I found this blog post, Screening for DID and more… by Bonnie Mikelson helpful in understanding how EMDR and dissociation are related.
This list from the article, especially numbers 8 and 9, seems particularly useful in what I’m dealing with in my own work and self-education and also in doing EMDR trainings with other therapists:
1) It has been established that one shouldn’t do EMDR with any client without first ruling out the presence of a dissociative disorder, but,
2) Many EMDR clinicians continue to have the erroneous belief that they can tell who is and isn’t dissociative as if dissociative disorders are floridly manifest. They only use the DES-II on clients whom they already suspect are dissociative, missing a great many of the non-florid dissociative diagnoses, plus,
3) The instrument most recommended in EMDR training, the DES-II, has false negatives and does not purport to be a diagnostic instrument but only a screening device. However,
4) The SCID-D, the diagnostic device put forward to be the gold standard for assessment of the dissociative disorders, is not intuitively graspable and requires that a clinician be trained in its administration and scoring, and moreover, be educated somewhat in dissociative disorders, but,
5) Most EMDR clinicians are not at all trained and experienced with dissociative disorders, and have been taught in graduate school that their occurrence is rare or non-existent. Those clinicians often only have a paradigm shift regarding the presence of dissociation the hard way, such as…
6) Since many EMDR clinicians use EMDR a great deal in their practices, they run the risk of uncovering numerous dissociative clients in the middle of an EMDR that is either eruptive or looping, which risks…
7) The client may have a suicidal crisis requiring hospitalization, stop therapy, experience a therapeutic rupture, or refuse trauma work of any kind.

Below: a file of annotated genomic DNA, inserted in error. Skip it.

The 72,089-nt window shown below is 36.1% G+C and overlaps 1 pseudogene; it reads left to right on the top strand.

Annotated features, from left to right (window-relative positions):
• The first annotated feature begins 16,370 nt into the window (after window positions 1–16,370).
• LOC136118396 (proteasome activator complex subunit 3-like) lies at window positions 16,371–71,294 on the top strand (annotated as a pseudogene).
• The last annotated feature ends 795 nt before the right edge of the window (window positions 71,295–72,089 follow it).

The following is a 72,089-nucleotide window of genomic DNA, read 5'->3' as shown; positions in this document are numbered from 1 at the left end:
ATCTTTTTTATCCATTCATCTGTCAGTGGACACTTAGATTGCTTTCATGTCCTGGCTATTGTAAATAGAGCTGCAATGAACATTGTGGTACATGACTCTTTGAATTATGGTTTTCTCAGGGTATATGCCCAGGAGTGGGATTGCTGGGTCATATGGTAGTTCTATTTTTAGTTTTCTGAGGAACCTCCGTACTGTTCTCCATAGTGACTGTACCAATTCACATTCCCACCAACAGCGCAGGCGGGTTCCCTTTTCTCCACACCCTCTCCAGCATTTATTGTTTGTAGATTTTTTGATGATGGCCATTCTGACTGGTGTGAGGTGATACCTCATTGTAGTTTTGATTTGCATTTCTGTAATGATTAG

8) At this juncture many EMDR clinicians turn ashen, shrivel up, and abandon EMDR altogether for the safer and tamer tools. This happens without their ever having had the needed paradigm shift about dissociation and avoidance being the bedrock of many disorders, and association being a good part of their cure, to oversimplify a complicated story. Moreover,
9) Most new EMDR clinicians are slugging their way through the Adaptive Information Processing paradigm shift already, undertaking extensive and expensive training and consultation required for safe and effective EMDR use. Training in dissociation is competing with that for hypnosis, somatic, or other therapies. In that case,
10) If dissociation seems like the caboose of the train, not its engine, training in the treatment of dissociation a low priority on a scarce training budget. THE SCID-D vs. MID Some time ago Rick Kluft opined that Marlene Steinberg’s SCID-D is the gold standard for the diagnosis of dissociative disorders rather than Paul Dell’s MID. I agree with Dr Kluft that the SCID-D has a relatively longer and certainly a distinguished history in the dissociation field, whereas the MID is a recent comer. However, the SCID-D is a lengthy diagnostic interview, involving exploring for some hours the particular symptoms that represent the DSM criteria for diagnosing each of the dissociative disorders. In contrast, the MID is a questionnaire.